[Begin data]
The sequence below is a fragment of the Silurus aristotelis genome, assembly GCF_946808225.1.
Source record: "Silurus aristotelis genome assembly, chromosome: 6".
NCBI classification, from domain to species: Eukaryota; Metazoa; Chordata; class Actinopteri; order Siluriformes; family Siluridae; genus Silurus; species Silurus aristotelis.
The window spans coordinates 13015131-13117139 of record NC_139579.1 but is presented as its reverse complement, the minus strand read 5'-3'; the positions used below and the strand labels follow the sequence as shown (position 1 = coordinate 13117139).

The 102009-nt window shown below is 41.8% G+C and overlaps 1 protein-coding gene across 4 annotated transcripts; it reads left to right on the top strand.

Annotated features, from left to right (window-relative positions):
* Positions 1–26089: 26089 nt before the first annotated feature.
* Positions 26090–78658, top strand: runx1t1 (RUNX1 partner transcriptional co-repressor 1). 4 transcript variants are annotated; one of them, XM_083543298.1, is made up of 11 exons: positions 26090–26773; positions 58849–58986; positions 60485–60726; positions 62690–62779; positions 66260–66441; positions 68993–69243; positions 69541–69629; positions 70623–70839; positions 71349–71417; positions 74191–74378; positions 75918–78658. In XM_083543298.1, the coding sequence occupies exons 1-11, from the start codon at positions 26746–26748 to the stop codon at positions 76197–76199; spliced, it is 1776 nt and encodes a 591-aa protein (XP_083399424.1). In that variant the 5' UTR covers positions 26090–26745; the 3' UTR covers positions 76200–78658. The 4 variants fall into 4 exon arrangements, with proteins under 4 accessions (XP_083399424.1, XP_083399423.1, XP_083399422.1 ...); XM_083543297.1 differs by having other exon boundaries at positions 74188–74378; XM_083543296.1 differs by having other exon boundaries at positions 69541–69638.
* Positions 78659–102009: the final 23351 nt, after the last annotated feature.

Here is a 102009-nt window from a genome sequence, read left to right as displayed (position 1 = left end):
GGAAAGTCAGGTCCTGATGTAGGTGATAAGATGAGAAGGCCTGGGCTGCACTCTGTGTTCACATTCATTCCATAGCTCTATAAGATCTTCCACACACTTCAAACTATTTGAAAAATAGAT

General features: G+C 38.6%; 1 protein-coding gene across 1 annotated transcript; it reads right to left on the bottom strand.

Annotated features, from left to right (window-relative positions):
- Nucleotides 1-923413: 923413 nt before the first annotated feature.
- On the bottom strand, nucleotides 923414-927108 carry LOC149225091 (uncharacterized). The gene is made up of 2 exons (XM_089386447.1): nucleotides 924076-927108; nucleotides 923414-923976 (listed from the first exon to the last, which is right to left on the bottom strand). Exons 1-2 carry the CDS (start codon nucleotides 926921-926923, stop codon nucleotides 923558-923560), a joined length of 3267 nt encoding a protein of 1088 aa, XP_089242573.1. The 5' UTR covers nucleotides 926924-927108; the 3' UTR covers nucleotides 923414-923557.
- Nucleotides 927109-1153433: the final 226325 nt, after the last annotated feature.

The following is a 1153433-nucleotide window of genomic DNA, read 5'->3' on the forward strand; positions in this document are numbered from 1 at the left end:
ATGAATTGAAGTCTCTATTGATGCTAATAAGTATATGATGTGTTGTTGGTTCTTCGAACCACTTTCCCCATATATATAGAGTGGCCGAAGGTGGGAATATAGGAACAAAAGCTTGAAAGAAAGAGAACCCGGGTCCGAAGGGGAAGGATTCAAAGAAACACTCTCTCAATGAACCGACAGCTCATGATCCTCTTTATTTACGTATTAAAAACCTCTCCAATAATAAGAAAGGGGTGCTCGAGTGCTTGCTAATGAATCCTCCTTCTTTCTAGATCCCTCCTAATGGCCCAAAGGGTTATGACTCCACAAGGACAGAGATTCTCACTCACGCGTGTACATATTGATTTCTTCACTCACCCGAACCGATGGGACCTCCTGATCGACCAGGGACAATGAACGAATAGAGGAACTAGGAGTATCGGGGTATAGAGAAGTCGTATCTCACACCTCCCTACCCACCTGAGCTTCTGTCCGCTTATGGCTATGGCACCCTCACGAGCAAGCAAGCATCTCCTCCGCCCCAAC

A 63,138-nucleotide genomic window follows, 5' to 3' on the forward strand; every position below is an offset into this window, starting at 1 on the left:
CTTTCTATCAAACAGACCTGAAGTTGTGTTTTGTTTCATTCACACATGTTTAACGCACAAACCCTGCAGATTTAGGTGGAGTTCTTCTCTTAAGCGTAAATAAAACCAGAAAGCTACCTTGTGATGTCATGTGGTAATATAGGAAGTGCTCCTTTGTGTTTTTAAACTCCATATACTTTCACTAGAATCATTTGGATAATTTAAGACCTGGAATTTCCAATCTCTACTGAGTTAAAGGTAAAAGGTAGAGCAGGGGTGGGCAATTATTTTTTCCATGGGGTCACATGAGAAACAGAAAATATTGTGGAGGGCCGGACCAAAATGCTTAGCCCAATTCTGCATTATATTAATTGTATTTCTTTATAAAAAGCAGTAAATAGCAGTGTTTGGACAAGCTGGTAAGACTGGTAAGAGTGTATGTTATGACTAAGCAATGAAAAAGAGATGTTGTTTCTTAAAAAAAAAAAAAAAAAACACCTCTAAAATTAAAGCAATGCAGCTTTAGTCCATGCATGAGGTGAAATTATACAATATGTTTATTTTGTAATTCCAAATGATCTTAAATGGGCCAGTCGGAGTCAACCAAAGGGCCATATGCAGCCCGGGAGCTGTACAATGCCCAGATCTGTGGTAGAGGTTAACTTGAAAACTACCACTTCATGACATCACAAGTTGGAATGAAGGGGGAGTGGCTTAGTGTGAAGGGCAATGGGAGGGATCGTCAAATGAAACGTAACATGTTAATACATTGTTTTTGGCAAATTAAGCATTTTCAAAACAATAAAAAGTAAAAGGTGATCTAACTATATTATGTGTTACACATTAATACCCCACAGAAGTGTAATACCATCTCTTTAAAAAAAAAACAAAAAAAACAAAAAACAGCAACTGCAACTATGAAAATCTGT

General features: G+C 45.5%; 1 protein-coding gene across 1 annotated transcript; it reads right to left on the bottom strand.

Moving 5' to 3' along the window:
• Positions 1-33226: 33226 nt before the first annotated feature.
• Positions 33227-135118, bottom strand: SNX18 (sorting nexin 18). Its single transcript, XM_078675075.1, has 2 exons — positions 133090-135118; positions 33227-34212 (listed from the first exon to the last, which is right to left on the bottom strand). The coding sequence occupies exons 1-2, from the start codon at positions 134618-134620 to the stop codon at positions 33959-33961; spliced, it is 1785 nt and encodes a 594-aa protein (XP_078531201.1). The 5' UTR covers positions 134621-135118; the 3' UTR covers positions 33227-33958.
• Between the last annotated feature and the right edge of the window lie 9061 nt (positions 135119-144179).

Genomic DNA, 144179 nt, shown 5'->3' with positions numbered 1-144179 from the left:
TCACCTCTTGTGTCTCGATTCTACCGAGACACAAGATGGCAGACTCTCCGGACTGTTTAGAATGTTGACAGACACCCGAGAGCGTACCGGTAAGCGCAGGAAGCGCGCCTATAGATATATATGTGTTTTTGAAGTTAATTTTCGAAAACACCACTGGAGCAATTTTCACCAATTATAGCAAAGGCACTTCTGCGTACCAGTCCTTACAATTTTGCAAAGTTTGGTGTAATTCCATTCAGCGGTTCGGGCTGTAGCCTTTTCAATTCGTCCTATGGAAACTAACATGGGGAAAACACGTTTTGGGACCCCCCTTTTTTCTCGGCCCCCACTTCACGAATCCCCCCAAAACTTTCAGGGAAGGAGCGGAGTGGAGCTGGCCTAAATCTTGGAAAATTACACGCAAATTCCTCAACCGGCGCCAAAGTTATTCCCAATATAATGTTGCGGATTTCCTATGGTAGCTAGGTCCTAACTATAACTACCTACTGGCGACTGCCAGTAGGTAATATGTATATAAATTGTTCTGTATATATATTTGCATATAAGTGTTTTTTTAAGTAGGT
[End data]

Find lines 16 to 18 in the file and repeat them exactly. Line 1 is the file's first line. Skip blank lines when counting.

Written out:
- Nucleotides 927109-1153433: the final 226325 nt, after the last annotated feature.

The following is a 1153433-nucleotide window of genomic DNA, read 5'->3' on the forward strand; positions in this document are numbered from 1 at the left end:
ATGAATTGAAGTCTCTATTGATGCTAATAAGTATATGATGTGTTGTTGGTTCTTCGAACCACTTTCCCCATATATATAGAGTGGCCGAAGGTGGGAATATAGGAACAAAAGCTTGAAAGAAAGAGAACCCGGGTCCGAAGGGGAAGGATTCAAAGAAACACTCTCTCAATGAACCGACAGCTCATGATCCTCTTTATTTACGTATTAAAAACCTCTCCAATAATAAGAAAGGGGTGCTCGAGTGCTTGCTAATGAATCCTCCTTCTTTCTAGATCCCTCCTAATGGCCCAAAGGGTTATGACTCCACAAGGACAGAGATTCTCACTCACGCGTGTACATATTGATTTCTTCACTCACCCGAACCGATGGGACCTCCTGATCGACCAGGGACAATGAACGAATAGAGGAACTAGGAGTATCGGGGTATAGAGAAGTCGTATCTCACACCTCCCTACCCACCTGAGCTTCTGTCCGCTTATGGCTATGGCACCCTCACGAGCAAGCAAGCATCTCCTCCGCCCCAAC